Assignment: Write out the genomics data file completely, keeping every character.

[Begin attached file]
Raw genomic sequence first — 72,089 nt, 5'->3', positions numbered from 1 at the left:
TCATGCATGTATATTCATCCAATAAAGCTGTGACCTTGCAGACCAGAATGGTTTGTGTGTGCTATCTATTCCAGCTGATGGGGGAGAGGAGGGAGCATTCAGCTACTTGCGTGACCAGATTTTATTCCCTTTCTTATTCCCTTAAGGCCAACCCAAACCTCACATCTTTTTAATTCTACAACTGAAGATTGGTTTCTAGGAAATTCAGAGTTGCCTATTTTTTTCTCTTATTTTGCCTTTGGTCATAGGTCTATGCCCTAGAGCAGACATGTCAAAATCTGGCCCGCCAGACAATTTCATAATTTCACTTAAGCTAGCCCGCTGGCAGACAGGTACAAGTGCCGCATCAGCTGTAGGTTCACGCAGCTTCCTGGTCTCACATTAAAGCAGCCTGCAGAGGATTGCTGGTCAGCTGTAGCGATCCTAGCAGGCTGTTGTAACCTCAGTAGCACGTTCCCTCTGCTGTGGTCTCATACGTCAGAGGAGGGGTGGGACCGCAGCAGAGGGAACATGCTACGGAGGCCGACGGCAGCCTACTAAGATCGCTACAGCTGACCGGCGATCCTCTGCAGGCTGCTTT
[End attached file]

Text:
Raw genomic sequence first — 72,089 nt, 5'->3', positions numbered from 1 at the left:
TCATGCATGTATATTCATCCAATAAAGCTGTGACCTTGCAGACCAGAATGGTTTGTGTGTGCTATCTATTCCAGCTGATGGGGGAGAGGAGGGAGCATTCAGCTACTTGCGTGACCAGATTTTATTCCCTTTCTTATTCCCTTAAGGCCAACCCAAACCTCACATCTTTTTAATTCTACAACTGAAGATTGGTTTCTAGGAAATTCAGAGTTGCCTATTTTTTTCTCTTATTTTGCCTTTGGTCATAGGTCTATGCCCTAGAGCAGACATGTCAAAATCTGGCCCGCCAGACAATTTCATAATTTCACTTAAGCTAGCCCGCTGGCAGACAGGTACAAGTGCCGCATCAGCTGTAGGTTCACGCAGCTTCCTGGTCTCACATTAAAGCAGCCTGCAGAGGATTGCTGGTCAGCTGTAGCGATCCTAGCAGGCTGTTGTAACCTCAGTAGCACGTTCCCTCTGCTGTGGTCTCATACGTCAGAGGAGGGGTGGGACCGCAGCAGAGGGAACATGCTACGGAGGCCGACGGCAGCCTACTAAGATCGCTACAGCTGACCGGCGATCCTCTGCAGGCTGCTTT